St Andrew and St Patrick Church, Elveden
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Elveden is a village and civil parish in the West Suffolk district of Suffolk in eastern England. In 2005 it had a population of 270. The village is bypassed by the A11 between Cambridge and Norwich, which ran through the centre of the village prior to 2014.
The name Elveden seems to come from Old English *ælfa-dene 'elves' valley': the name appears, translated into Latin, as vallis nympharum 'valley of nymphs' in the mid-12th-century Miracula sancte Wihtburge. During the 17th and 18th centuries, the village was often referred to as Elden and the village name is often incorrectly spelt today as 'Elvedon'.
Elveden and the nearby village of Weeting were used as the code-names for investigations into the News of the World phone hacking allegations in July 2011. Operation Elveden is the name of the investigation into allegations of inappropriate payments having been made to the police in exchange for information.
Elveden Hall is the centrepiece of the Elveden Estate, a vast country estate that is now the family seat of the Anglo-Irish Guinness family, Earls of Iveagh. Formerly, it was the family home of Maharaja Duleep Singh, who is buried in the churchyard of St Andrew and St Patrick Church; his grave is visited by the Sikh community who pay homage to the last ruler of the Sikh Empire. A Center Parcs holiday complex is located to the North of the village in nearby Elveden Forest.
Elveden War Memorial
The Elveden War Memorial is a war memorial to the First World War dead. It is situated at the meeting of the three parishes of Eriswell, Icklingham and Elveden to which the monument honours. The names of the dead of each parish are listed separately on three of the sides of the column's base. To the original WWI listings there are also WWII additions. The fourth (NW) side has a locked door that is used to access the inside of the column and via a spiral staircase to get to the upper parts of the monument. Small slits in the column's sides are used to light its interior and can be easily seen from the outside.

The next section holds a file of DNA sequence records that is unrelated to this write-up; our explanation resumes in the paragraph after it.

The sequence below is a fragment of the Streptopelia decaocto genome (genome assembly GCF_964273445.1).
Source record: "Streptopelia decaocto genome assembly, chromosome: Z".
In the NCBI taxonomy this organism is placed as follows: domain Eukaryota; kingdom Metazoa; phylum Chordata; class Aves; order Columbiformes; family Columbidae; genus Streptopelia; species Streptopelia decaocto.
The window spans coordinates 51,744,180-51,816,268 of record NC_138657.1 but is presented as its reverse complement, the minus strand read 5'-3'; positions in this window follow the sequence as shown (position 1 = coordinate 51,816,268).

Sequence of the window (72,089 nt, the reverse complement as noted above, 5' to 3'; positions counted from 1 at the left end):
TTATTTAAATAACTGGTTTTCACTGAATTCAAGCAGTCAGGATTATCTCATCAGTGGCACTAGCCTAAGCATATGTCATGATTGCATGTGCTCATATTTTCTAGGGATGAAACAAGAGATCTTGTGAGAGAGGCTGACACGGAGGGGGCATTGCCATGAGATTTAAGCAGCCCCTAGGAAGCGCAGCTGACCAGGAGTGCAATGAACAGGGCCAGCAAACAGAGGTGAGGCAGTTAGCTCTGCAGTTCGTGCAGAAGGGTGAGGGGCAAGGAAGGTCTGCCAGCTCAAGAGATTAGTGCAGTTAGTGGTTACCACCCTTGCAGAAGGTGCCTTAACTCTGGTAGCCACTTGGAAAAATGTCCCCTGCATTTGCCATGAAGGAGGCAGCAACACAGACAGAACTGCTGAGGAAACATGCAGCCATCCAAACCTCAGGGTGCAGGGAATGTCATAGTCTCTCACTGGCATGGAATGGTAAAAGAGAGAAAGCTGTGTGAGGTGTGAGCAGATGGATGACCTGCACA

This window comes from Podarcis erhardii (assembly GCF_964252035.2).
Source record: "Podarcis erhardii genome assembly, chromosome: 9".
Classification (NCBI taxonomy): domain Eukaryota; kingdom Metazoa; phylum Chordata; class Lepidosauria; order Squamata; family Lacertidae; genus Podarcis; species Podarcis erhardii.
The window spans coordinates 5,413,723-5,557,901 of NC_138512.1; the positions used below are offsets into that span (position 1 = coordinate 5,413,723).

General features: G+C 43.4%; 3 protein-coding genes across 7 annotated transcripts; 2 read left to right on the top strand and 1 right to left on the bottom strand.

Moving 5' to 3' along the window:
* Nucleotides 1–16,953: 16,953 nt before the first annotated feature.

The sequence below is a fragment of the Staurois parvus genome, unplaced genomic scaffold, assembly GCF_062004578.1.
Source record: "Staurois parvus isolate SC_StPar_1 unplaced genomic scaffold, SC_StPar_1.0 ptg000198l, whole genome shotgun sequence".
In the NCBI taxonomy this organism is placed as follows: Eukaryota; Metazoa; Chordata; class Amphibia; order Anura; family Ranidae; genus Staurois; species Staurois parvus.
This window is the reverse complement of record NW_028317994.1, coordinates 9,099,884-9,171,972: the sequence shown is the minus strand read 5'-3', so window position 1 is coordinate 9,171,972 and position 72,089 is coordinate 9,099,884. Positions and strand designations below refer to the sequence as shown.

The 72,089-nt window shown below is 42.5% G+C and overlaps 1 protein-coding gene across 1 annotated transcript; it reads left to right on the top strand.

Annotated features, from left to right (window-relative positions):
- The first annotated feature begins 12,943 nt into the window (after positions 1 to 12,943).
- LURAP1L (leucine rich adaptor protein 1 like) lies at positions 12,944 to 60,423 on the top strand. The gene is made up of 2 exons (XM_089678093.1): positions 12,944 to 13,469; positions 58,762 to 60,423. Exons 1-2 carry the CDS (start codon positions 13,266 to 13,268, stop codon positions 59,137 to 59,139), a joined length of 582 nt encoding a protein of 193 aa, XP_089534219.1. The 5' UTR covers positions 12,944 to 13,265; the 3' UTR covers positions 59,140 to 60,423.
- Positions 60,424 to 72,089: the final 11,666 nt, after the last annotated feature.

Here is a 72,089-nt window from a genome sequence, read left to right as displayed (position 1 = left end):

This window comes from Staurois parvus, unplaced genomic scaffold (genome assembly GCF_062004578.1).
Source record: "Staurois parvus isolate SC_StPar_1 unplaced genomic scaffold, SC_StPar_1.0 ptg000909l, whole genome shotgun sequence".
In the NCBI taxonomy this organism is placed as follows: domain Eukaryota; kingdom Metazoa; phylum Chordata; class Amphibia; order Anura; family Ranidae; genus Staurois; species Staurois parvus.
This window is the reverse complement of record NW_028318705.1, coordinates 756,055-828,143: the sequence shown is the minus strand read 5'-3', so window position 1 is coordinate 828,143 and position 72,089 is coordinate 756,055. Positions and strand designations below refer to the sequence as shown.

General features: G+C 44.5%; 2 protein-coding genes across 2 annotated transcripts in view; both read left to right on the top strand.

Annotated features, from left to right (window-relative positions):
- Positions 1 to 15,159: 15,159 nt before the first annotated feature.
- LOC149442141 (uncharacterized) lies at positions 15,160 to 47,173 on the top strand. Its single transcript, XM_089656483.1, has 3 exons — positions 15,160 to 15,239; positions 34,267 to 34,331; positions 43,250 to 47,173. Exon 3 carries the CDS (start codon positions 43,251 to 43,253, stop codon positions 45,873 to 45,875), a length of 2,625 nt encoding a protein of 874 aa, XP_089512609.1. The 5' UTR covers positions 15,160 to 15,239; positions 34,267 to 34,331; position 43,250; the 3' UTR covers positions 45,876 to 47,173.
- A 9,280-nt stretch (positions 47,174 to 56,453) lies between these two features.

It is a Corinthian column 127 feet (39 m) tall, made of Weldon Stone and surmounted by an urn of Portland stone. Edward Cecil Guinness owner of Elvden commissioned the architect Clyde Francis Young to design and build the column which took 2 years to erect and was completed in 1921. It was listed in 1954 and is now a Grade 2* listed structure.
War monuments of this type and height are rare and it is thought that the design was inspired by the 120 feet (37 m) Coke Column or Leicester Monument which is located at the relatively close Holkham estate in Norfolk. Perhaps in an act of one-up-manship, the Thetford monument is slightly taller than its close by companion but out of tact is shorter than Nelson's Column in London (144 feet (44 m) )
It is close to the A11, where there is a lay-by which can be used to visit the site.
- Estimates of Total Population of Areas in Suffolk Archived 19 December 2008 at the Wayback Machine Suffolk County Council
- "Civil Parish population 2011". Neighbourhood Statistics. Office for National Statistics. Retrieved 20 August 2016.
- Alaric Hall, Elves in Anglo-Saxon England: Matters of Belief, Health, Gender and Identity, Anglo-Saxon Studies, 8 (Woodbridge: Boydell, 2007), pp. 64-65.
- St Andrew and St Patrick parish registers - Suffolk Records Office, Bury St. Edmunds
- Statement from Commissioner of the Metropolitan Police
Media related to Elveden at Wikimedia Commons